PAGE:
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Golden Knights 6, Blues 1: Vegas cruises behind dominant second period

With two goals in the first period and four goals in the second, St. Louis didn’t stand a chance after 40.

Vegas Golden Knights v St Louis Blues
Tomas Nosek of the Vegas Golden Knights and Jaden Schwartz of the St. Louis Blues battle
Photo by Scott Rovak/NHLI via Getty Images

The Vegas Golden Knights beat the St. Louis Blues 6-1 on Monday, ending a three-game losing streak. It’s the Golden Knights’ fourth win in five games against the Blues this season, and the Golden Knights have gotten a point in each game.

The biggest narrative arc entering this game was Alex Pietrangelo, former Blues captain, returning to St. Louis for the first time. The Golden Knights’ defenseman had a primary assist and played 22:57 against his former team, with a 61.83 expected goal percentage.

On St. Louis’ end, Colton Parayko returned. Parayko was on ice for three goals against and played 19:46, going without a shot on goal.

The Golden Knights got points from 15 players in Monday’s contest. Alec Martinez led the team with two goals, while William Carrier had a goal and an assist and Keegan Kolesar had two assists.

Tomas Nosek continued playing the best hockey of his career, getting his 10th point in the last 11 games as he scored first for Vegas:

Nosek now has four goals in those 11 games, scoring on Saturday against the Minnesota Wild. Nosek would miss a chunk of the game with a face injury, but returned in the third period and played 13:22.

Martinez doubled the lead exactly six minutes after Nosek’s goal, his third goal since March 27:

However, Tyler Bozak cut into the lead before the first period ended. The goal came on a delayed whistle as Bozak was all alone in the crease.

That would turn out to be the only goal Robin Lehner and the Golden Knights allowed, so it’s hard to be too upset about in retrospect. Still, the Golden Knights defense needs to be better than that and they largely were, allowing just seven high-danger chances at 5-on-5 including just one in the third period.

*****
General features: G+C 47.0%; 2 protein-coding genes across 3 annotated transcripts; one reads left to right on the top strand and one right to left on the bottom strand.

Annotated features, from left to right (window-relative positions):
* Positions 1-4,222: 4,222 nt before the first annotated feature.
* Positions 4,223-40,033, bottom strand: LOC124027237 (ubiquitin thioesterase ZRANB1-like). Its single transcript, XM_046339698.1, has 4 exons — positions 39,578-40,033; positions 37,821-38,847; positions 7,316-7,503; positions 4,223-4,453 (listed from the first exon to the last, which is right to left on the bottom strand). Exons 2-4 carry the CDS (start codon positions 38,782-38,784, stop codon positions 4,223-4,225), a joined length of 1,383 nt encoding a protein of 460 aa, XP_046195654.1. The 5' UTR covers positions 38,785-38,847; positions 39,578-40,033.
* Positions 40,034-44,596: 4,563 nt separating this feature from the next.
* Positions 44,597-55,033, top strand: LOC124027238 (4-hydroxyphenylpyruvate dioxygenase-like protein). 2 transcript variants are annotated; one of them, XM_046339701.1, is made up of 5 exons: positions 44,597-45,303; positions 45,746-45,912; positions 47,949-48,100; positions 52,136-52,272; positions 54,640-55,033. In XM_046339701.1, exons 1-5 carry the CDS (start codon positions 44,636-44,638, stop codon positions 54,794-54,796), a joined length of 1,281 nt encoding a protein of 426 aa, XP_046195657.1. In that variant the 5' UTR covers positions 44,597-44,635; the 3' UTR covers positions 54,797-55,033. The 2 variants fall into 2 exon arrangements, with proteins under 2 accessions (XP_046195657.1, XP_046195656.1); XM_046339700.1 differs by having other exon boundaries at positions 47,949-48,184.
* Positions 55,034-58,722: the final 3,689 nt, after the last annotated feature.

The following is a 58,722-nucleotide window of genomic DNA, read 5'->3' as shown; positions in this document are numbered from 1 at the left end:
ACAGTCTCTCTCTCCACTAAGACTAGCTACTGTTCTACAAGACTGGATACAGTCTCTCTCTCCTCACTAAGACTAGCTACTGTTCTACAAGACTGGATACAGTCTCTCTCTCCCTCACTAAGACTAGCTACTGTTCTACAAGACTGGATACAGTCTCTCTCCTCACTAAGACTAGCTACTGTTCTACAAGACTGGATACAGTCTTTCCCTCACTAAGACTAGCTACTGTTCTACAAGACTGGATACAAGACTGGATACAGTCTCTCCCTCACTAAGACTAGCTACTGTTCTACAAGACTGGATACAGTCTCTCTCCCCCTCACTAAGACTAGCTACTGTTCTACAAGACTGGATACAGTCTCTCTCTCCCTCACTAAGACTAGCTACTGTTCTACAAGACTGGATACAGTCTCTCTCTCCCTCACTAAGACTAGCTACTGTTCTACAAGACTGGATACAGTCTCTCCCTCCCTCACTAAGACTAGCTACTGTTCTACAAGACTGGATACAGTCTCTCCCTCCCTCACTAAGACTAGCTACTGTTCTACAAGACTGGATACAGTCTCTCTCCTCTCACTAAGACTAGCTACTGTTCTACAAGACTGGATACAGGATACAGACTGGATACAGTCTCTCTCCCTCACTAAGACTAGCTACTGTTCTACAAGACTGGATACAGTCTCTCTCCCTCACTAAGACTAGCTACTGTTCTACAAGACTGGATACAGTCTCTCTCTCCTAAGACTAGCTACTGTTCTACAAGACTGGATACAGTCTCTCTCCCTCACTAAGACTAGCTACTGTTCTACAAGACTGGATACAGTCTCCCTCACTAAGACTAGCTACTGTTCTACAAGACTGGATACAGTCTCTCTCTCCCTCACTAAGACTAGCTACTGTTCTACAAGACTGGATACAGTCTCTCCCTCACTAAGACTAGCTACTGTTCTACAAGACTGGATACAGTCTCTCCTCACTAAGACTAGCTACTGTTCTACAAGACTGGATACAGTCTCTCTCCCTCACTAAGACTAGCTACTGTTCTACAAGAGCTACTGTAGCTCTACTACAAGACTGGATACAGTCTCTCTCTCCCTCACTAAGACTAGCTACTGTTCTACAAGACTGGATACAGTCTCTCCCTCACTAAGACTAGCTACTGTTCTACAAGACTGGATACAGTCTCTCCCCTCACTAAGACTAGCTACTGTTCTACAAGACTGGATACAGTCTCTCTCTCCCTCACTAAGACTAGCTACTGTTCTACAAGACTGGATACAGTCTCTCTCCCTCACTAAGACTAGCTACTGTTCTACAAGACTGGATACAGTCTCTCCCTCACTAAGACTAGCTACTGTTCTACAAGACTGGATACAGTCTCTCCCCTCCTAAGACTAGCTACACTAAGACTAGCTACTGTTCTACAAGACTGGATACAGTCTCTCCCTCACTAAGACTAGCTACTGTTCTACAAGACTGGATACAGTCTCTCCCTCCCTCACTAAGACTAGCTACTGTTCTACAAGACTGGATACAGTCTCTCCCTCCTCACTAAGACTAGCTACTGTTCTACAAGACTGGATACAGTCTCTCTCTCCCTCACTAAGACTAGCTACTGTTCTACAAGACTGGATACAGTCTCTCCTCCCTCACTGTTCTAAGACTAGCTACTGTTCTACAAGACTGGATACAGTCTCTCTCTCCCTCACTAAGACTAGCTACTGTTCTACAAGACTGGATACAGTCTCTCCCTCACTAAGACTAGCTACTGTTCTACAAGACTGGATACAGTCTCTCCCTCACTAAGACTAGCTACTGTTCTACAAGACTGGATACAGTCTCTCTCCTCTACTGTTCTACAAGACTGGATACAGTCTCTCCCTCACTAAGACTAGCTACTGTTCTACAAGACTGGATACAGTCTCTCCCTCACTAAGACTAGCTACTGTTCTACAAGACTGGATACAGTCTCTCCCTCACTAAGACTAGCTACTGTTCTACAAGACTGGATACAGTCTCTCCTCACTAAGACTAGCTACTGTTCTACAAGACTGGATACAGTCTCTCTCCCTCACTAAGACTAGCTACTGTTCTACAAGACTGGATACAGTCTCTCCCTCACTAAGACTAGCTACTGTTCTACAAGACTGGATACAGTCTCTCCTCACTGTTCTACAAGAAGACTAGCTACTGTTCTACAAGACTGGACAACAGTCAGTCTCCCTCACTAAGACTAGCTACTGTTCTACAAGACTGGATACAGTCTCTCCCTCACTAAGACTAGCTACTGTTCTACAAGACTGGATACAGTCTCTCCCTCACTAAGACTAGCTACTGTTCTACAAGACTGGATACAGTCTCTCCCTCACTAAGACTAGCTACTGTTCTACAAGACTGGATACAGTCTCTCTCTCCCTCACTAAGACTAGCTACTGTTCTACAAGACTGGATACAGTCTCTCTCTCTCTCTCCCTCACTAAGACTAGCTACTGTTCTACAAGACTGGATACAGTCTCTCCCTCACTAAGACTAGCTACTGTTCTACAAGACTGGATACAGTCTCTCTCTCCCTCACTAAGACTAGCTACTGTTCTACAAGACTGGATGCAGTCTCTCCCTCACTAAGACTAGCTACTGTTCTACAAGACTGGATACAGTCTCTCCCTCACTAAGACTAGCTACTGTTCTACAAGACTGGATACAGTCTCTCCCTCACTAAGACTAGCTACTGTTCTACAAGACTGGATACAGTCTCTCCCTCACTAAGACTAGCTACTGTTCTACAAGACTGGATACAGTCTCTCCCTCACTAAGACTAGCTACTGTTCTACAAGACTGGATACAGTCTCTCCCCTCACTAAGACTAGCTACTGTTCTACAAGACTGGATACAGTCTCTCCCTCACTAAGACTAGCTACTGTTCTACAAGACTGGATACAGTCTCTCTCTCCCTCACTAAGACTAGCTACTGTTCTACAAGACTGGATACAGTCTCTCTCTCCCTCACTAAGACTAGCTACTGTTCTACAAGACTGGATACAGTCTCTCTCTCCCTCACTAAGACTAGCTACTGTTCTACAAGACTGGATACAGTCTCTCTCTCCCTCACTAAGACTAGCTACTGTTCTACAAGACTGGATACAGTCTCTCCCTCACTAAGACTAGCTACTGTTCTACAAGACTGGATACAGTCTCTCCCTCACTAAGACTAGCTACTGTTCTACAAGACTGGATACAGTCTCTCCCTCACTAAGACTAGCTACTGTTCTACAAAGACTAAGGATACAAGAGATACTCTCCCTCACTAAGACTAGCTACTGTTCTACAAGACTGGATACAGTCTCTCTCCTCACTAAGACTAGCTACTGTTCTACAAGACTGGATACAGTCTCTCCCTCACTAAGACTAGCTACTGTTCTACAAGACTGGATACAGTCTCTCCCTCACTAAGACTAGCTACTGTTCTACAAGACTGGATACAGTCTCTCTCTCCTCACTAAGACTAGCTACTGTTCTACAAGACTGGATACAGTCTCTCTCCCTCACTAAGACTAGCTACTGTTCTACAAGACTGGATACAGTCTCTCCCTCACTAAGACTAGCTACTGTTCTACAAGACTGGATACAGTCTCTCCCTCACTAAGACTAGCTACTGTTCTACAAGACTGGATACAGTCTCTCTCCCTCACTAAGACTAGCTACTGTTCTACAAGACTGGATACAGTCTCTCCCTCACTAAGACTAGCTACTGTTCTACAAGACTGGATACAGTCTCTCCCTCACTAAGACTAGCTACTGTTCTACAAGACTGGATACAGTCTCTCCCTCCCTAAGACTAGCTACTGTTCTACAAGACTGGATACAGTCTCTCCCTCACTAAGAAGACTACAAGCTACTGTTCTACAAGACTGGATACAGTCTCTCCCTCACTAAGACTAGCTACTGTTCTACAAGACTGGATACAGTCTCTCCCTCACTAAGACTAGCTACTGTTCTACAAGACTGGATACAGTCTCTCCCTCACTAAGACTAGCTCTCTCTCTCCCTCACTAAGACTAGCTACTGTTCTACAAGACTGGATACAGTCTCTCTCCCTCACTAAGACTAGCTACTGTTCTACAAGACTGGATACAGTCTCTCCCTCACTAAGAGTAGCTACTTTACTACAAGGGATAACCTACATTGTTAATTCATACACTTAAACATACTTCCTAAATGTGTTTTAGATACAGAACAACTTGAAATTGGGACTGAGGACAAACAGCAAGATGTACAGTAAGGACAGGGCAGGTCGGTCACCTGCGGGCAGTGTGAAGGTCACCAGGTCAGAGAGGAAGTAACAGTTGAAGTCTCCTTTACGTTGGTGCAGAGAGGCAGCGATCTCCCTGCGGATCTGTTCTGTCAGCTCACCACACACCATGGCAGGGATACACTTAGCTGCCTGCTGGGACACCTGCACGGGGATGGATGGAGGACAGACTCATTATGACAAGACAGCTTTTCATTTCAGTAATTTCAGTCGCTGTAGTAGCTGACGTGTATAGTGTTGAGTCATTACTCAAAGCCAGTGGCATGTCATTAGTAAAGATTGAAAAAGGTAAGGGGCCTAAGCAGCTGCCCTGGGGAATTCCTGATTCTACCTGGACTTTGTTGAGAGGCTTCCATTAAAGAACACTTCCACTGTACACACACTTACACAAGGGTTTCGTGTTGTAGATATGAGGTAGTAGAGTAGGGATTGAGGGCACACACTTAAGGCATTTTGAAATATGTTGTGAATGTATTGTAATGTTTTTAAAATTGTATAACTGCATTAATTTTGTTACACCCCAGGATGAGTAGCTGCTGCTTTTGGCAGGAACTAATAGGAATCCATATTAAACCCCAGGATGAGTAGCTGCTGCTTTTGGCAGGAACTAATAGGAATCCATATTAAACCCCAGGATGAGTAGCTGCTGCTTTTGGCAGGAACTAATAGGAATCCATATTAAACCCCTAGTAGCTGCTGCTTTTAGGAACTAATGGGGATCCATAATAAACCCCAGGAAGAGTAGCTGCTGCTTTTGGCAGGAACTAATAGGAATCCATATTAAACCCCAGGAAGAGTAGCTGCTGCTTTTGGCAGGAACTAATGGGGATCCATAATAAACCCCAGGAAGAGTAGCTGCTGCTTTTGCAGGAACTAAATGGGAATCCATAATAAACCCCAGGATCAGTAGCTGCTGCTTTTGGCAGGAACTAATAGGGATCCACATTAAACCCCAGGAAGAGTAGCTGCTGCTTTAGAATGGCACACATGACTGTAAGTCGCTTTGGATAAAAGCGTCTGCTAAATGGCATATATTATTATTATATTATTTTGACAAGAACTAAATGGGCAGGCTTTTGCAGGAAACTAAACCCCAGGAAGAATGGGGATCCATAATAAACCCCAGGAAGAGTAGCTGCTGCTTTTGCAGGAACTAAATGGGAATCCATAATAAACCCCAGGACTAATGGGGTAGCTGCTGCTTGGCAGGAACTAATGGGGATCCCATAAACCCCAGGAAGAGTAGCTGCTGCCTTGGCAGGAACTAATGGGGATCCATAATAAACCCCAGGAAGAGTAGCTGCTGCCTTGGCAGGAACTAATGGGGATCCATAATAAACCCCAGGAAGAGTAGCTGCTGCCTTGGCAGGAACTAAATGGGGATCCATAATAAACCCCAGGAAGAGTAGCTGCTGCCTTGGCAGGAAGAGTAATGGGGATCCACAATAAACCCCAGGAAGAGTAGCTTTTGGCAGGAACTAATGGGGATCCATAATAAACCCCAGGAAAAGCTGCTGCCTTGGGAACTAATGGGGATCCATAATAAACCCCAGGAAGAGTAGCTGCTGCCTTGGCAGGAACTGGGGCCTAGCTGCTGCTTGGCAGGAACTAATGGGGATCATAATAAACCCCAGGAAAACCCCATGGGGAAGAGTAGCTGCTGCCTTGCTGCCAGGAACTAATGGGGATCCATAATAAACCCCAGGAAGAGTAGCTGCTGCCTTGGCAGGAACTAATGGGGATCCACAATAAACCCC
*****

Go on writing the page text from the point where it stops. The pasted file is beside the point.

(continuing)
Martinez again doubled the lead midway through the second period, his first two-goal game as a member of the Golden Knights and taking the lead in goals among Vegas defensemen:

Just 32 seconds later William Carrier scored his first goal in five games:

Jonathan Marchessault scored an extremely bad-angle goal, banking the puck off of Ville Husso’s helmet to score from behind the red line:

Marchessault’s goal — the Golden Knights’ third of the second period in just 1:59 of game time — led to Husso’s departure from the game. Husso made 14 saves on 19 shots, facing just 1.66 expected goals. He made seven saves on nine low-danger shots.

Marchessault hadn’t scored in 12 games before his second-period tally in this contest.

Nicolas Hague made the score 6-1 after a slapshot from the point found its way through Jordan Binnington:

Binnington made 12 saves on 13 shots, including three high-danger saves in 30:52.

Lehner was key for the Golden Knights in this game, making 31 saves on 32 shots. He faced 2.13 expected goals against and made eight saves on nine high-danger shots.

The Golden Knights themselves dominated the game at 5-on-5, with a 56.6 shot percentage and 65.6 expected goal percentage. They allowed the Blues just 1.33 expected goals at 5-on-5 and generated 2.53. All seven goals between both teams came at 5-on-5.

After Hague’s goal, Ryan Reaves took a double minor of roughing and unsportsmanlike conduct. The Golden Knights killed off all four minutes of the Blues’ power play. The penalty kill played 5:38 in this game, allowing eight shots, two high-danger chances and 0.79 expected goals. Lehner was the best penalty killer for Vegas in this game.

Vegas would then get their own chance on the power play but failed to capitalize. The Golden Knights’ man advantage went 0-for-2 in this game, producing just two shots on goal and 0.15 expected goals in that time.

Three of the Golden Knights’ lines that played at least two minutes of 5-on-5 time dominated the game. The two lines that didn’t were Ryan Reaves, William Carrier and Nicolas Roy and Mark Stone, Max Pacioretty and Cody Glass.

The Stone trio generated just 0.06 expected goals at 5-on-5 to 0.22 against and three shots to five against. The Carrier trio had just 0.09 expected goals for to 0.4 against and were the only line to allow a goal. The only defensive pairing to allow a goal was Hague and Nick Holden.

Vegas remains four points behind the Avalanche with a game in hand for the West division lead.

The Golden Knights stay in St. Louis and will play the Blues again Wednesday at 6 p.m.